I don’t have any easy answers here: I enjoy a lot of these shows too, and yet there’s something disconcerting about the way the function these images of dead women and violence towards women plays out. 

But gore doesn’t have to come at the expense of a message to the reader. In 2666, a novel I am smack in the middle of, by the Chilean writer Roberto Bolaño, the violence is every bit as grim as anything in Girl with a Dragon Tattoo. A large part of the novel is set in a fictional town on the Mexico-US border called Santa Teresa, which is seeing waves of murders of young women, mostly workers in the maquiladoras. The story is obviously based on the femicides in Juárez. One part of the gigantic novel follows what is happening in the investigation, and the lives of the people in the town, with the story regularly interrupted with the clinical and chill description of yet another victim of murder and rape. The dismissal of the victims by the police and the media, particularly those that had been sex workers, is made completely clear, and contrasted with a depiction of the casual misogyny of the wider culture. In one incident, we hear about the police raping sex workers they have arrested. The serial killer victims intermingle with descriptions of the “usual” victims of intimate partner violence and sexual assault.

Unlike in many of the brutal depictions of rape and murder that appear in detective fictions, in 2666 there seems to me to be a clear political point being made. How can we as readers shy away from a representation which is so close to the truth of what is happening in the real world? It’s extremely hard to continue reading the book, in completely contrast to the page-turner, action-adventure-politial-intrigrigue story of The Girl with the Dragon Tattoo, for example, even though that book was overtly marketed as a feminist tome, under the Swedish title Men Who Hate Women

I’m not saying that violence should never be shown or described. We need our movies and TV shows and games and books to address issues of the violence in our culture, and violence against women is included in that. But some of these examples just play into the same old misogyny—without asking anything more of the audience—which is a shame and a missed opportunity.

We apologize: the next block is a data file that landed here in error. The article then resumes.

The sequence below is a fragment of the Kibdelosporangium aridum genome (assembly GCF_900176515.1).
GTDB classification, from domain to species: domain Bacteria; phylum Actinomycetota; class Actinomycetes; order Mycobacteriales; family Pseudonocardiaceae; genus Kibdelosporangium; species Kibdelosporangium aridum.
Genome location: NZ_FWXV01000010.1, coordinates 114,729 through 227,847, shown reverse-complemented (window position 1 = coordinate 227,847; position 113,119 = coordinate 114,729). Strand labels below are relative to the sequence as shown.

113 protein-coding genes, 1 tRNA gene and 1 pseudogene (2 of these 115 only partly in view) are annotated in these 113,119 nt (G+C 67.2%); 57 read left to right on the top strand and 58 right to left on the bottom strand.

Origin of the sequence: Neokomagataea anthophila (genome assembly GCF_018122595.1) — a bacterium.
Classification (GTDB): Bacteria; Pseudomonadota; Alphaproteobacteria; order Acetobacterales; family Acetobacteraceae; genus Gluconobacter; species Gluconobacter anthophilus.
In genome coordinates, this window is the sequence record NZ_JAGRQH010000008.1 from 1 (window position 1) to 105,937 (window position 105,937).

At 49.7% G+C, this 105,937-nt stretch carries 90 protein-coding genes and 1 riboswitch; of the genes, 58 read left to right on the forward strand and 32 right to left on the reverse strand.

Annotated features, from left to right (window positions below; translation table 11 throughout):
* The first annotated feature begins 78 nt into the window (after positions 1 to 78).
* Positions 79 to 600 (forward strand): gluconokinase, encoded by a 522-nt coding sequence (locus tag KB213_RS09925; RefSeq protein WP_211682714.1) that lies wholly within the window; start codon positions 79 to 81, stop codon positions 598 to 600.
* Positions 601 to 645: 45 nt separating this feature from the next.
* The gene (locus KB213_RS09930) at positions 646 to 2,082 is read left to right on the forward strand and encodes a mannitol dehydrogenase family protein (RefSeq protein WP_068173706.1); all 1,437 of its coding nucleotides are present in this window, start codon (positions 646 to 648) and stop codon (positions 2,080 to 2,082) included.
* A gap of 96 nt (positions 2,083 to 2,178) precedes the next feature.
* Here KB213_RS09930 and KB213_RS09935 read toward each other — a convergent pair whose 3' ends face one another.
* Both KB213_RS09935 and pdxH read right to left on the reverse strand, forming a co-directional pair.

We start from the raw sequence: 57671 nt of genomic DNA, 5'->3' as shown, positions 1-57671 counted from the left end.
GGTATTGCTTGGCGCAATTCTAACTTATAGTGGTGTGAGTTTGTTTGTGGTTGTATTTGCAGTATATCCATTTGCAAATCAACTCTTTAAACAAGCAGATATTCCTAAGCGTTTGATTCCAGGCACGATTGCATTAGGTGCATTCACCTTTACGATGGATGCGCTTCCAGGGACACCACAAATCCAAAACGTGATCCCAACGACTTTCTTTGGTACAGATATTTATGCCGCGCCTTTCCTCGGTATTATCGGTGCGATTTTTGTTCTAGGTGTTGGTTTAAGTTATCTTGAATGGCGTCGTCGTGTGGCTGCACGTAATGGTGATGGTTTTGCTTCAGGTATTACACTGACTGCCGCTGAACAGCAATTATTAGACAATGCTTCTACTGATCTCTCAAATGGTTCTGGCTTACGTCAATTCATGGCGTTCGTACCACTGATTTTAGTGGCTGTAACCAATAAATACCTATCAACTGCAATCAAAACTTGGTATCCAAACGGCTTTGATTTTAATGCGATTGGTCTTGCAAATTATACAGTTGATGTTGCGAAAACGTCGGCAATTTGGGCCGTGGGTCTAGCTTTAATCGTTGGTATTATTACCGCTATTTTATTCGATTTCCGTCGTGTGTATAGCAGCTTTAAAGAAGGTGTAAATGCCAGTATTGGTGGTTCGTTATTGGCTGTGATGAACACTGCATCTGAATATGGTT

by Jess Mccabe
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6 Comments Have Been Posted

Even when done in contempt

Even when done in contempt and at the disgust to the audience, there is an inherent sexual element that thrills many men when seeing a woman battered, raped and murdered. Media culture can justify and cover up this fact by vilifying the murderer/rapist but the damage is done and business is profited thereby.

Interesting point, sort of

Interesting point, sort of fits the theme that "Women in Refrigerators" points out: the use of violence/homicide against numerous women characters in comic books (and often grotesque or humiliating) are done in a way to give resolve to the male protagonist to get vengeance on the perpetrator (and numerous times the women are killed off to only be killed off or neutered, while men/boys like Jason Todd end up being more than just a victim). It's a simple pathos story element to bring to the table a more heart-wrenching story for the game's demographic, while violence and murder on men tend to be faceless or humorous.

@anon Sort of... but I think

@anon Sort of... but I think in these films/TV shows/games, mostly the dead mutilated female body s objectified as a lurid clue. Usually the detectives are motivated by a desire to solve a puzzle, rather than vengeance. The dead woman's background is only of passing interest, or of interest in as much as it provides information on who the killer might be.